Are You Averse to Adverse Market Conditions?

Yesterday, I logged into the Schwab website to inspect the damage the recent bear market had inflicted on my portfolio. It was just as I expected, down about 18% year to date. As I reviewed my accounts, I thought of you. At Beacon, we invest our money the same way we invest our client’s money. We use the same selection of Vanguard and iShares exchange traded funds in our Charles Schwab accounts that we use in yours, so we experience the same ups and downs that you do. Many of you have told us that you’ve adopted the reasonable strategy of not checking your account balances this year. And so, as I entered my passwords, I wondered how you might feel as you logged in for the first time in a while, too.*

Back in June, I wrote a Friday Brief about how the current pullback might feel more challenging than the ones we’ve lived through in the past. In it, I suggested that we might experience the gyrations in the stock market differently depending on the size of our portfolio relative to our past balances, our life stage, and the causes of the volatility. Personally, seeing a big dent in my portfolio didn’t bother me that much.  I’ve been doing this long enough to know that bear markets come with the territory, and I’ve got 15 or 20 years before I’ll need to spend from my portfolio. However, I understand that many of you have less tolerance for the ups and downs of the stock market and less time for your balances to recover.

It’s for that reason, I wanted to acknowledge that it’s hard to see your portfolio decrease in value. In fact, for most people, the pain of losing money is psychologically twice as powerful as the pleasure of making it. It’s called loss aversion and I’m subject to it, too. Even though dramatic swings in my portfolio balance don’t throw me off center, I still don’t like seeing my portfolio drop in value any less than you do.  It would be wonderful if we could get all the upside of the stock market with none of the downside. Unfortunately, that not how it works. If there was no risk associated with investing in stocks there would be little return available, therefore, we must live with this current bear market. That doesn’t mean there’s nothing you can do. If fact, I’ve written about potential ways to survive a bear market here and here.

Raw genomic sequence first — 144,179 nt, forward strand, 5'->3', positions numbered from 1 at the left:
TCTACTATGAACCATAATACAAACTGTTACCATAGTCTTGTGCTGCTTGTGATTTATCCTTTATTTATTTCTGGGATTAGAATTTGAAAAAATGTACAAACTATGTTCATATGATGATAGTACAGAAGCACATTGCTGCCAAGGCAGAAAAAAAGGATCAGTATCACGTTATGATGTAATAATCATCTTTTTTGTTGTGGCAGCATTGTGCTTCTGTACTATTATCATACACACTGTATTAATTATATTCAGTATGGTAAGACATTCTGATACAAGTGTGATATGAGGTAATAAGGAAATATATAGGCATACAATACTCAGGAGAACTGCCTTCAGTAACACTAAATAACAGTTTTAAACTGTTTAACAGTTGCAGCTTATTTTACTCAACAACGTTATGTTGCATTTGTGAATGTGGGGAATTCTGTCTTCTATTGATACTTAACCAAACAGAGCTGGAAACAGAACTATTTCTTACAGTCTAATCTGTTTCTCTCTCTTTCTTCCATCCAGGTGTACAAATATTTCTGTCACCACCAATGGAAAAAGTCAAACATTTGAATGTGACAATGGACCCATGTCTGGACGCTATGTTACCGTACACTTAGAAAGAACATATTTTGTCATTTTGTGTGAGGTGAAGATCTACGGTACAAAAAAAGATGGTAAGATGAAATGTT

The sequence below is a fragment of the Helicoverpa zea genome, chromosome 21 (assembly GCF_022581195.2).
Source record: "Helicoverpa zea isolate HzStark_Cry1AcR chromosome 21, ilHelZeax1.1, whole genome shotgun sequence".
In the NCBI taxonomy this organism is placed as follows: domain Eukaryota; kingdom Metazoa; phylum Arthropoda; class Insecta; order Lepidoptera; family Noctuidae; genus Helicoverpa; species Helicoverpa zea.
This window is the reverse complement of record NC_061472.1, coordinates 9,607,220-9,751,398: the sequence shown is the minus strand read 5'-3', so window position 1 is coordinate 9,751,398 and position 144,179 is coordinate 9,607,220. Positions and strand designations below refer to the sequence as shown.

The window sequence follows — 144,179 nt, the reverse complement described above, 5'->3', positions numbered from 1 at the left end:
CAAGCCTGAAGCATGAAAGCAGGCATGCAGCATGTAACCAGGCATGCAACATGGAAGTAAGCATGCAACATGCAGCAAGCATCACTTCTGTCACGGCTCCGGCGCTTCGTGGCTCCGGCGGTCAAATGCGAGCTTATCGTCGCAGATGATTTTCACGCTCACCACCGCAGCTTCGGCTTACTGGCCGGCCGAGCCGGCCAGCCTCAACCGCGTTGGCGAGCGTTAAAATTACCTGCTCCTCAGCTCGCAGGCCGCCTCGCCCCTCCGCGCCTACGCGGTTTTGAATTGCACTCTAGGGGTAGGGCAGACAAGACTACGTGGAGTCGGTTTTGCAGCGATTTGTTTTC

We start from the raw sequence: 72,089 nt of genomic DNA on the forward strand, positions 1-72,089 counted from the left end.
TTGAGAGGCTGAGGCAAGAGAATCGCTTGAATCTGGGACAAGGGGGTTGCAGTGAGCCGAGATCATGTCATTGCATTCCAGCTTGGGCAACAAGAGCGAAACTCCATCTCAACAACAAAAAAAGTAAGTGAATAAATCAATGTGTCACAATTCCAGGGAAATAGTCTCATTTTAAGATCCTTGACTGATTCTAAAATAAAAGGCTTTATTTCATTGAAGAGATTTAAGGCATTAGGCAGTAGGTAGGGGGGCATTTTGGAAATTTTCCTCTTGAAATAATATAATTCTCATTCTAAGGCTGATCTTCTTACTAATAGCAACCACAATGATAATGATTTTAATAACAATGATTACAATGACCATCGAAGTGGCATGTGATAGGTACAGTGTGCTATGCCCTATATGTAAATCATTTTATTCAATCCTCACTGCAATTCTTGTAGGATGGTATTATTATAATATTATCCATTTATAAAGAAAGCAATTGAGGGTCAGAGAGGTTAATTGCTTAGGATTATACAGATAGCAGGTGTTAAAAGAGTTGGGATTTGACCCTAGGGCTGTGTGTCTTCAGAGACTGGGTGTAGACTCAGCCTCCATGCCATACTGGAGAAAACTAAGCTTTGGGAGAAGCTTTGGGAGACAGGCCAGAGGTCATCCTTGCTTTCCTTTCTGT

At some point, the selling will end, and our portfolios will recover. The average bear market lasts 289 days, or about 9.6 months. The current one officially began on June 13, 2022, but the stock market began to fall back in January of this year. I don’t know how closely the current bear market will adhere to the average, but I do know that history tells us that the stock market often starts to recover well before things seem to be getting better in the economy. Let’s hope the Federal Reserve can put a lid on inflation quickly so we can get back to building again.

Most importantly, please feel free to reach out to us if you you’re feeling concerned or have questions.

*I’m not suggesting that your check your account balance today. If you’re a Beacon client or if you’re confident that your portfolio was set up well prior to this year and you’ve adopted an ignorance is bliss strategy, then please continue.

The content above is for informational and educational purposes only. The links and graphs are being provided as a convenience; they do not constitute an endorsement or an approval by Beacon Wealthcare, nor does Beacon guarantee the accuracy of the information.

 

Geoff Hall, CFP®
[email protected]

My wife, Crystal, and I have been married for ten years and have two kids, Cooper (8) and Rhodes (6.) When I’m not spending time with them you might find me downtown serving at our church, pushing my limits during a mountain bike ride or having coffee with a friend in the Five Points area. I've been a financial advisor for 26 years and I'm thankful for the privilege of shepherding my family of clients through the ups and down of the markets, and of life for that matter.